Crime Novelist Roger Morris Publishes Novel One Sentence at a Time on Twitter
British crime novelist Roger Morris is currently releasing his 2007 novel "A Gentle Axe" via Twitter in an attempt to generate publicity for the novel's two sequels "A Vengeful Longing," published this year, and "A Razor Wrapped in Silk," which will be published in 2010.

His novel (no shit) is "Crime and Punishment" fanfiction, a thing that every writer has secretly wanted to do, but has never had the guts to attempt.

The story follows the continuing adventures of menacing, jolly homicide detective Porfiry Petrovich as he solves the gruesome murders of a lynched peasant and a bludgeoned dwarf packed inside a suitcase.

The book is available here, if you'd rather read it all in one sitting.

You remember Porfiry Petrovich: he's the literate, good-humored sleuth who solves crimes instantly and then slowly drives the culprit insane through psychological manipulation and mental cruelty.

"Just one more question..."

Dostoevsky directly influenced Poe, which means that Petrovich may be fiction's first detective-hero, discounting Dickens' Inspector Bucket of "Bleak House" who solved all his crimes by beating leads out of sick orphans.

Forced to deal with a corrupt and incompetent police bureau in "Crime and Punishment," Petrovich uses the only tool available to him to bring Raskolnikov to justice: the crushing weight of Raskolnikov's own guilt.

While publishing a novel through Twitter is bold and provocative (not to mention free (and also probably a pain in the ass to type)), Morris' gesture will probably not catch on as a common method of distributing literature, although it is certainly worth a goddamn try.

It's tough to read fiction in such toneless, attenuated bleats as "There, tucked into the belt of his trousers was a short handled axe." And then? What else? I WANT TO KNOW.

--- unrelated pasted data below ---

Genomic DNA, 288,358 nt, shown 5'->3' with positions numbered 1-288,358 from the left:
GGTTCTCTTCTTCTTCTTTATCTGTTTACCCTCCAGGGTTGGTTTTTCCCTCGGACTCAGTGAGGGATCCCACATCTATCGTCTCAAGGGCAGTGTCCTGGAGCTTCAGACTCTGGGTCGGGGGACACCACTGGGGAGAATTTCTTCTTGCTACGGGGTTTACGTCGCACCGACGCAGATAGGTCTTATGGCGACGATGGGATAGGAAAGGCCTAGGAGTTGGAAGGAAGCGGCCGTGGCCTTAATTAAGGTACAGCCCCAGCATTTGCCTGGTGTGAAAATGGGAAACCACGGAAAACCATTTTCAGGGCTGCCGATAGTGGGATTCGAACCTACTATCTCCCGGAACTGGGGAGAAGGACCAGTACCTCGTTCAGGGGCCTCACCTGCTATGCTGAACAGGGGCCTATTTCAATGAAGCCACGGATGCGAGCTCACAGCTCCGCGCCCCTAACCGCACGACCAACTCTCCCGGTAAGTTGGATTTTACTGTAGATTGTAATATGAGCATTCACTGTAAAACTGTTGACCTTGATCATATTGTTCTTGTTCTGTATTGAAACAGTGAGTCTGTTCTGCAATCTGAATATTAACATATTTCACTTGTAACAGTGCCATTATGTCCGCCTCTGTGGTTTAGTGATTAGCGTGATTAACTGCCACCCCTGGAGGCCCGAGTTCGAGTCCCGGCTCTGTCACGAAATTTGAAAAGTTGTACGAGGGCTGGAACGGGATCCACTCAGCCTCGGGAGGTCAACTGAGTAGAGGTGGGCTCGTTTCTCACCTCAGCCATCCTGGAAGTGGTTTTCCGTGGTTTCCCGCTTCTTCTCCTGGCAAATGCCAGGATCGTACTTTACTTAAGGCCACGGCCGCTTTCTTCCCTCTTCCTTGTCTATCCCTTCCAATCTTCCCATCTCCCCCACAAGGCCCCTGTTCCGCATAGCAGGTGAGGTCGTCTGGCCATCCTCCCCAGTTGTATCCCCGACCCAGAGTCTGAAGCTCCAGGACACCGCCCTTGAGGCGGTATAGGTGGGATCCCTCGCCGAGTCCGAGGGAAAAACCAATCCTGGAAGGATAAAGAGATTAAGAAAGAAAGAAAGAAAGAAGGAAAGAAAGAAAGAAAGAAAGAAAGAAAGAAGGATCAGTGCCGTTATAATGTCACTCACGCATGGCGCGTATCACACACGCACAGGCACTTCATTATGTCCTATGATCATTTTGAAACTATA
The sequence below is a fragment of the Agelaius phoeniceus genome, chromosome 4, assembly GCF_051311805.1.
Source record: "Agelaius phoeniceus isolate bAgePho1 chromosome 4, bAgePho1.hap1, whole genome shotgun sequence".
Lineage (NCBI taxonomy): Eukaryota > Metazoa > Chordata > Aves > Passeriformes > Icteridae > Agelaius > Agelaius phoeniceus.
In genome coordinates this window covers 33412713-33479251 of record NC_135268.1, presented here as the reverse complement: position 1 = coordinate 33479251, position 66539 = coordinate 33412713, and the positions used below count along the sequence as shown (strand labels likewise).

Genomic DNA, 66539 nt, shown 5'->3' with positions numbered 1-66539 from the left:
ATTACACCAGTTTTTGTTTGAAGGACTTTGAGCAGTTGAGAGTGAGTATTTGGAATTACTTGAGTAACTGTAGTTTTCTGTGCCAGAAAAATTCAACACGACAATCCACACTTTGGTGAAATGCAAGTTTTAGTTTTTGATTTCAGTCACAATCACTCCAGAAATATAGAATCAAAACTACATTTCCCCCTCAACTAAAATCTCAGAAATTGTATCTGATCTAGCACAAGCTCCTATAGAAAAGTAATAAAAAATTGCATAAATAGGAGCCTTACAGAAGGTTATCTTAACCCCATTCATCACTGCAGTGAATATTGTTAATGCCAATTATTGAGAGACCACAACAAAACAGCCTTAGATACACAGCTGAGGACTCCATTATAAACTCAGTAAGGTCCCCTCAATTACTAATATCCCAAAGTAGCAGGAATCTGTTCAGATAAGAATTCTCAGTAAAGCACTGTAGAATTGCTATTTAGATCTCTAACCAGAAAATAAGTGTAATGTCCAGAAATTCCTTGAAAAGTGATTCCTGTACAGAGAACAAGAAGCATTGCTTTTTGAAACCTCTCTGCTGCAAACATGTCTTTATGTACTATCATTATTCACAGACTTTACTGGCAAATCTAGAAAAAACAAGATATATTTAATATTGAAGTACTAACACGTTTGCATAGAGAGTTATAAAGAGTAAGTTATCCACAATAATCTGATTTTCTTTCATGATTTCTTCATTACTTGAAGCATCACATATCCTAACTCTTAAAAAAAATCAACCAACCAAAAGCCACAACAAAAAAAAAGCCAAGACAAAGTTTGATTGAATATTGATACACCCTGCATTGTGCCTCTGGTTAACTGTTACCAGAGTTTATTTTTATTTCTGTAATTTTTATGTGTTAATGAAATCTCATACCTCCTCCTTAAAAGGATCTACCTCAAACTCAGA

Even if Morris does manage to Twitter a new sentence once an hour, that's not how you'll read this book as a subscriber unless you sit there refreshing the page all day.

Imagine a slobbering, bloodshot punk coming up to you on the street on your way to work and screaming a short sentence into your face and then running away:

"In my younger and more vulnerable years my father gave me some advice that I've been turning over in my mind ever since!" he shrieks.

You reach in your pocket for loose change, but the punk has already run away, looking for another victim. You shake your head sadly. Down economy, indeed.

The next day he is there again. He leaps out from behind a mailbox:

"Whenever you feel like criticizing anyone," he told me, "just remember that all the people in this world haven't had the advantages that you've had!"

You try to stop him. To flag him down and ask: "what is the meaning!" But he is unexpectedly nimble, and you only manage to clench his shoulder for a split second before he wrenches out of your grasp and spins away down the street. His red sleeveless gloves form a blur as he speeds through an intersection and out of sight.

The next day, as you lock your front door, he is there again, waiting:

"He didn't say any more, but we've always been unusually communicative in a reserved way, and I understood that he meant a great deal more than that!"

He begins to cry and then he pulls down his pants and waggles his floppy penis in your face. Stunned, you do not chase him this time as he leaps over your garden hedge and is once again gone.

What will tomorrow bring?

Is this the future of literature?

Perhaps the cryptic rantings of the schizophrenic (and fleet of foot) have always hidden the finest prose, and perhaps Twitter will finally let us hear all the furious, staccato perfection of their occluded craft.

Or perhaps books were meant to be read in paragraphs, for hours and hours, with no one telling you when to stop or taking whole days between full stops and commas to carry on the story.

Anyway, if you like some of Morris' sentences, you ought to buy his full book.

Posted by miracle on Wed, 18 Mar 2009 04:32:30 -0400 -- permanent link

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